Supporting WorkMay 15, 2018 02:28PM ● By Andy Williams
The president of Omaha-based Supportworks only needs to remember his childhood.
“I grew up seeing how hard it is for an entrepreneur with everything on his shoulders,” says Thrasher, whose parents Greg and Nancy started Thrasher Basement Systems in 1975. “My dad worked all the time to keep it all going.
“He was that guy laying awake at night wondering how to make payroll next month.”
Thrasher and his growing team of 90 employees are building a company out of its Papillion headquarters that serves more than 120 contractor-dealers who are just like his dad back in the day. Supportworks develops and outsources the manufacturing of foundation, basement, and concrete repair products that contractor-dealers buy into exclusively. One of Supportworks’ biggest hitters has been a concrete-leveling product and process—PolyLevel—that took off almost by accident.
Supportworks created an instructional video on the product that was “so poorly produced, we think that’s why it went viral,” Thrasher says. The YouTube video got more than 100 million views in five weeks, and Supportworks was flooded every day with hundreds of dealer applications.
PolyLevel has supported massive reconstruction projects across the U.S. and Canada. Supportworks dealers worked with the Southeastern Pennsylvania Transit Authority to secure tracks that were in danger of derailing trains, and with the Delaware Department of Transportation to lift miles of Interstate Highway. PolyLevel was even used to repair every sidewalk around the New York Mets’ Citi Field.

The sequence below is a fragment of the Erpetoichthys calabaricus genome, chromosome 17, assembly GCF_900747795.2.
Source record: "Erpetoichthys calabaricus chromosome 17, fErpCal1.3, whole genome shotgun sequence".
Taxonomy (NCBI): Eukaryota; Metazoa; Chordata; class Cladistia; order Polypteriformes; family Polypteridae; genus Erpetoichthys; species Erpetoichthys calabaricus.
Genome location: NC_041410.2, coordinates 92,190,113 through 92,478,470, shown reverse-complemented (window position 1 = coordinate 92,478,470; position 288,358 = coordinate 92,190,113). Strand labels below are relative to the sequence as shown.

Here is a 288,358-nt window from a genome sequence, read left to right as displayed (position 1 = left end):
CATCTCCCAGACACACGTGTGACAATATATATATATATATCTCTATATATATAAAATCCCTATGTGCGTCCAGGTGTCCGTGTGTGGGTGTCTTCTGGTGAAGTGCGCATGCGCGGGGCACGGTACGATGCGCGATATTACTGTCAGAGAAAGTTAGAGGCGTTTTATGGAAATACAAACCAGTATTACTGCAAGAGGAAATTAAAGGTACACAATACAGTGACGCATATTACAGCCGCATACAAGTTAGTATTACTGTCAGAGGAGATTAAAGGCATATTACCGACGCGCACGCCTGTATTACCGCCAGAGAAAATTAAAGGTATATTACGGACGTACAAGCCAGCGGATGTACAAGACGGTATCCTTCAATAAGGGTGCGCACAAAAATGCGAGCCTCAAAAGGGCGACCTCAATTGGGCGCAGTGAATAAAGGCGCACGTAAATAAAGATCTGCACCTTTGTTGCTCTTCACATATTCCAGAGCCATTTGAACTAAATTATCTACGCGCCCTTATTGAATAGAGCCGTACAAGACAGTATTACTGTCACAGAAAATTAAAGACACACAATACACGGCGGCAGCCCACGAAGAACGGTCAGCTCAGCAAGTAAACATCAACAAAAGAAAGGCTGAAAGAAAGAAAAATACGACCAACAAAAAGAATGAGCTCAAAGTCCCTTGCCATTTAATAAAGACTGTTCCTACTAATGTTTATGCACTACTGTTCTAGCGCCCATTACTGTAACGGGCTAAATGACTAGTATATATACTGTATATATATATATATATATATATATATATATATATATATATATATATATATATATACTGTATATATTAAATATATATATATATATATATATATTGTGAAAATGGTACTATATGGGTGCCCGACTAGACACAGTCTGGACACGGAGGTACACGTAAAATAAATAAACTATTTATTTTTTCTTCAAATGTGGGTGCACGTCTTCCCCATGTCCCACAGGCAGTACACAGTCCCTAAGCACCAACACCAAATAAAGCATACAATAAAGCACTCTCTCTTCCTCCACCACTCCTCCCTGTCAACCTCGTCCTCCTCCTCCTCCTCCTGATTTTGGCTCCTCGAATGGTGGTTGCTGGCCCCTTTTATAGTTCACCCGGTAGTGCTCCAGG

“We got a ton of brand recognition, and millions of people coast to coast wanted the product to fix their cracking driveways,” Thrasher says.
But the driver of Supportworks’ business model is the consulting services it offers for free in exchange for a contractor’s purchasing loyalty.
The 10-year-old company shows contractors the ropes on core business services such as answering prospect calls, closing a sale, and giving customers a “wow” experience. Dealers can also get assistance with brand strategy, inventory management, accounting, and human resources.
Supportworks has even invested in an in-house creative team of 25 web developers, graphic designers, videographers, and copywriters who produce anything from a business card to a television ad.
“Many of our dealers are grinding it out and great at their trade, but they don’t have business training,” says Thrasher, who learned the ins-and-outs as his parents’ company outgrew the family basement. “We want to stretch the bandwidth of that business owner and help them grow their $1 million business to $30 million.”
It’s working. Supportworks has grown by more than 10 percent every year since launching in 2008 and hit a high of more than $120 million in revenue in 2017. As its largest dealer-customer, sister company Thrasher—run by Thrasher’s brother, Dan—serves as perfect proving ground for Supportworks’ products and services.
“We know the challenges our customers face because we see it in our own backyard,” Thrasher says. “When you help someone grow their business and help them solve their most complex business problems, they are eternally grateful and reward you with deep loyalty.”
Supportworks is now exploring other home construction verticals, such as guttering or fencing, where it can apply its successful dealer consultant business model.
“We think there are hundreds more contractors out there that we can help solve their biggest problems,” Thrasher says.
Visit supportworks.com for more information.
This article was printed in the June/July 2018 edition of B2B.